Food manufacturers slammed for failing to embrace hybrid labels

By Rick Pendrous

- Last updated on GMT

Related tags: Nutrition

Food manufacturers should do more to endorse the hybrid front-of-pack nutrition labelling scheme, said Sue Davies
Food manufacturers should do more to endorse the hybrid front-of-pack nutrition labelling scheme, said Sue Davies
Food manufacturers have been attacked for their reluctance to endorse the hybrid front-of-pack nutrition labelling scheme on packs, despite it winning the support of the major multiples and the UK government as the best means of helping consumers to make healthier food choices.

Speaking at a conference on obesity policy in London yesterday [February 7], Sue Davies, chief policy adviser for consumer watchdog Which?, criticised manufacturers for not taking as much action as retailers have done to make it easier for consumers to make healthier choices in the food and drink they purchase.

“There had been progress made by some companies, but overall it is quite a mixed picture,”​ said Davies. “Generally they haven’t been taking as much action as the retailers, particularly on issues such as front-of-pack nutrition labelling.”

Hybrid nutrition labelling

Davies referred to “exciting”​ recent developments, with retailers now all committed to putting traffic light labels on front-of-pack along with essential guideline daily amounts (GDAs) in a hybrid form of labelling.

“Unfortunately, we are still waiting to hear from the manufacturers. Other than those that were a long time ago committed to traffic lights – such as McCain, Bernard Matthews – we haven’t seen anything from the manufacturers,”​ said Davies.

“The key issue is that criteria for the traffic light labelling scheme continues to be robust and we have been happy with the scheme that the Food Standards Agency (FSA) developed. The worst thing would be if that starts to get weakened and undermined in order to try to get more food companies to come on board.”

Devil is in the detail

In response, Terry Jones, communications director for the Food and Drink Federation (FDF) said: “On front-of-pack, FDF members want to continue to play a leading role in the UK across the range of public health factors.

“If, as seems clear, the UK is moving toward a hybrid front-of-pack scheme with widespread take-up, then that is something that companies will have to take very seriously and will look at very hard. But the devil is in the detail and there is still a lot for us to see in the hybrid scheme.”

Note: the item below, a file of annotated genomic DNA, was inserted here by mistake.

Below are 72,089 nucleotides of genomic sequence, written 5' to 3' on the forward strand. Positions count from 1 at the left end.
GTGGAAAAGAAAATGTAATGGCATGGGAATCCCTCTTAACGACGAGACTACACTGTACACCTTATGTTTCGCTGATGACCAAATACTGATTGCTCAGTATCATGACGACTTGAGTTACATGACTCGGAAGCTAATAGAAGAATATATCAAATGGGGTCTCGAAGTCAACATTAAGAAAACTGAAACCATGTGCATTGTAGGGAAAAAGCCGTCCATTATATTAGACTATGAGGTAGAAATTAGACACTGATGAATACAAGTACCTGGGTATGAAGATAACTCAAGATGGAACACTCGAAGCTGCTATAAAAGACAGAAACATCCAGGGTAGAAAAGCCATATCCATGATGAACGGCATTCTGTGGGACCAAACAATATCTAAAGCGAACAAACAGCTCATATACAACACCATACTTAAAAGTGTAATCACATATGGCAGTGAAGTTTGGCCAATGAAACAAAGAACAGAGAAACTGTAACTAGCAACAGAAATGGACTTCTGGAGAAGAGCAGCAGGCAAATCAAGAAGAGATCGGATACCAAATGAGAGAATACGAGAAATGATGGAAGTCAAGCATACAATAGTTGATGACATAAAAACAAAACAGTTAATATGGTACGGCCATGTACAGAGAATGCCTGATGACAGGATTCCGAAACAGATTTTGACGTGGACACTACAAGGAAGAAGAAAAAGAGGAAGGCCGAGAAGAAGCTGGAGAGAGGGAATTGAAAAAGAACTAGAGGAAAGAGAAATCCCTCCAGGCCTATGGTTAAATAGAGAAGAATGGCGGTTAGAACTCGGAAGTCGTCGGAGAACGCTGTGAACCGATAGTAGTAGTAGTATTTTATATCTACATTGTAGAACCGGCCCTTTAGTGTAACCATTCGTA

Jones added that it was also important to recognise the different problems that manufacturers, which serve markets across Europe and beyond, face in adopting the scheme, compared with retailers, which primarily operate in the UK. “So there is a different range of decision makers and decisions to consider,” ​he added.

At the conference, organised by the Westminster Food & Nutrition Forum, Davies also reported on recent Which? research on nutrition issues and action that consumers would like to see from government and the food industry to help them make healthier food choices. Consumers rated reformulation, marketing, consistent labelling and issues around price and the role of special offers, as their priorities for action.

Public Health Responsibility Deal

In looking at what the industry had done in terms of reformulation to reduce levels of salt, fat and sugar in food and drink, Davies said it was not clear how much had been achieved as a direct result of the government’s Public Health Responsibility Deal (PHRD).

“Given the rates of obesity, the pace of change needs to dramatically increase and there needs to be much more direction from government in order to ensure that the actions that are necessary take place,”​ she added.

Meanwhile, last month during a webinar​ organised by,  Davies urged food manufacturers to be more open with the public about the latest scientific and technical innovations.

Speaking at the same webinar, Dr Andrew Wadge FSA chief scientist, underlined the safety of horse meat​.

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1 comment


Posted by Roddy Anderson,

Is it possible I can now use the law to litigate against any of the companies who supplied horse under the guise of beef?

When I purchased the products, a contract was formed.

Physiological damage would be the gist of any litigation.

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